If I were an Intelligence official (or even someone who had/wanted the credentials of an expert on the region) I’d be looking out for which person(s) the leaders of ISIS could install as Caliph and control as a puppet. (Perhaps their current leaders (strange that in the news stories there never seems to be a named leader) could choose among themselves, but that would most likely lead to ISIS factions fighting each other.) I think what they need is someone who’s lineage would give them broader Sunni credibility. I havn’t the faintest idea of who that might be, but there must be some candidates out there. Once they have oil money, Mecca and a Caliph: that is when the Western world is in trouble.

There, that’s my fanciful prediction, now back to the salt mines of my dissertation.

UN vs. Catholic Church

Here is a very brief list in response to this Drudge headline:

UN tells Catholic church to change teachings on abortion...

  • Roman Empire
  • Byzantine Empire
  • The Caliphate
  • The Ottoman Empire
  • The First, Second, and Third Reichs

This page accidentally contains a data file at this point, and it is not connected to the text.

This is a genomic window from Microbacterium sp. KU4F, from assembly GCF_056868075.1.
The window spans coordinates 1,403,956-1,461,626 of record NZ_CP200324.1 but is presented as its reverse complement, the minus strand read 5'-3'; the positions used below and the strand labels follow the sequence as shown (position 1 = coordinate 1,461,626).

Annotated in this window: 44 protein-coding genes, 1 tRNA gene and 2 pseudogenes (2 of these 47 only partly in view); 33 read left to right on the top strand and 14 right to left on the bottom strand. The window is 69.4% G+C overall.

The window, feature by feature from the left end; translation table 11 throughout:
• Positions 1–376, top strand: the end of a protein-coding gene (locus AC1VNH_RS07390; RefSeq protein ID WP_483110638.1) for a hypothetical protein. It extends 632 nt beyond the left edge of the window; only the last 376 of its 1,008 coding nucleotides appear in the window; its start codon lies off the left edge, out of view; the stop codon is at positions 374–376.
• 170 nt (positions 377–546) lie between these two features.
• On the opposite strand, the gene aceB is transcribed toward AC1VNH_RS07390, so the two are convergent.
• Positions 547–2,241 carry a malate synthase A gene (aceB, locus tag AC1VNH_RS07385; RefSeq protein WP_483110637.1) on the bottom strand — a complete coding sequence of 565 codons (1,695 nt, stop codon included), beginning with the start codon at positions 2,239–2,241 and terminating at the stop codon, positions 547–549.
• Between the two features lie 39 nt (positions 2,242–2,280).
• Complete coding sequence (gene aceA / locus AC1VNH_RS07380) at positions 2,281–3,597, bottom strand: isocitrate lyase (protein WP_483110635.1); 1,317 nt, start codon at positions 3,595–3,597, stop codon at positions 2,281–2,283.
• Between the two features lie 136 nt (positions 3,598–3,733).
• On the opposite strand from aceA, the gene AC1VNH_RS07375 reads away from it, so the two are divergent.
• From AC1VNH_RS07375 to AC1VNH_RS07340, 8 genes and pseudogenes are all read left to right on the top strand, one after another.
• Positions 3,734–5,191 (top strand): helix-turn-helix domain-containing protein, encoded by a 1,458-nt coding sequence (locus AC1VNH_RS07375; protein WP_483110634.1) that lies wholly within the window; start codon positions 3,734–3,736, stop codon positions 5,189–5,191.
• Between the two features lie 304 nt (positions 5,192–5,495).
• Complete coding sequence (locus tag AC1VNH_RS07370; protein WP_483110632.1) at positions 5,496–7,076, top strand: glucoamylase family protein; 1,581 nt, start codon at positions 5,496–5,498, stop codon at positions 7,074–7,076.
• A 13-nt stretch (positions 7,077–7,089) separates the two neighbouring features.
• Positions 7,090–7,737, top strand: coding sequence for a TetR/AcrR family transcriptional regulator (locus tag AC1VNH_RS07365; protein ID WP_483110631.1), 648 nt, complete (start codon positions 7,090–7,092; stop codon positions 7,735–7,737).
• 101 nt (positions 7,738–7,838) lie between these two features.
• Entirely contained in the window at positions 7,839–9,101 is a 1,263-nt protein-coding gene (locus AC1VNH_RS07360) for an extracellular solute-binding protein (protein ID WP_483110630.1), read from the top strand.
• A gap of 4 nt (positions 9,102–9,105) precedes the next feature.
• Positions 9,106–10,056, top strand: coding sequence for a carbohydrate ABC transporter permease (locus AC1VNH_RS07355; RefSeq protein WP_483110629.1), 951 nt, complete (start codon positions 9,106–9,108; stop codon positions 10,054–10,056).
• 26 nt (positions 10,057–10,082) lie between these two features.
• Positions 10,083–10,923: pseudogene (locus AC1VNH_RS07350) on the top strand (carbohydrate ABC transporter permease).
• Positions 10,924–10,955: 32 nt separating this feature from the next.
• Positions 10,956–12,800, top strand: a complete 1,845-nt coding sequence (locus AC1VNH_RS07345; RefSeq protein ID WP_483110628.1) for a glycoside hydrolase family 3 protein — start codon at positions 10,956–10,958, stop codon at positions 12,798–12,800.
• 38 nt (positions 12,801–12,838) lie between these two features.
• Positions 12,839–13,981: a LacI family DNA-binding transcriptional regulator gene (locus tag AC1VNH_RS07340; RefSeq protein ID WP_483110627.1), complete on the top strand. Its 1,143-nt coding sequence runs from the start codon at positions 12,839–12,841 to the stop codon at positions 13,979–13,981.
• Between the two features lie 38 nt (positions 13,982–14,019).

• The Mongolian Empire
  • The Holy Roman Empire
  • The Tang Dynasty
  • The Ming Dynasty
  • The Qing Dynasty
  • The British Empire
  • The Abbasid Caliphate (750-1258)
  • The Sharif of Mecca (967-1925)
  • The U.S.S.R

Et cetera….

What is that a list of? Five minutes of double checking dates of empires of institutions that the Catholic Church has outlived…. Rome is sort of cheating since it pre-dates the Pope, but still…

Anyway, I don’t think anyone (I suspect this includes the current Pope) believes that the Catholic Church doesn’t need cleaning up; however, the hubris of the UN is almost hilarious.

Minimum Wage: Part IV

Here is the last installment of the Minimum Wage saga. Please do note that some of the citations are unavailable without the proper subscriptions. So I left the original citations, and have added to the end the bibliography of the whole essay.  For those who just joined the reading, Part I, II, and III are linked there.

Another way minimum wage laws harm the poor who they are supposed to help is that costs are passed onto consumers.  In America we have long been accustomed to relatively inexpensive and abundant food. However, there is no reason to expect that the experiences of other countries that raise minimum wage will not occur here. Zambia is still experiencing the ill effects of raising the minimum wage law there. “The minimum wage increases have backfired on the poor because the prices of food and other essential commodities have escalated” (African News Service 2012).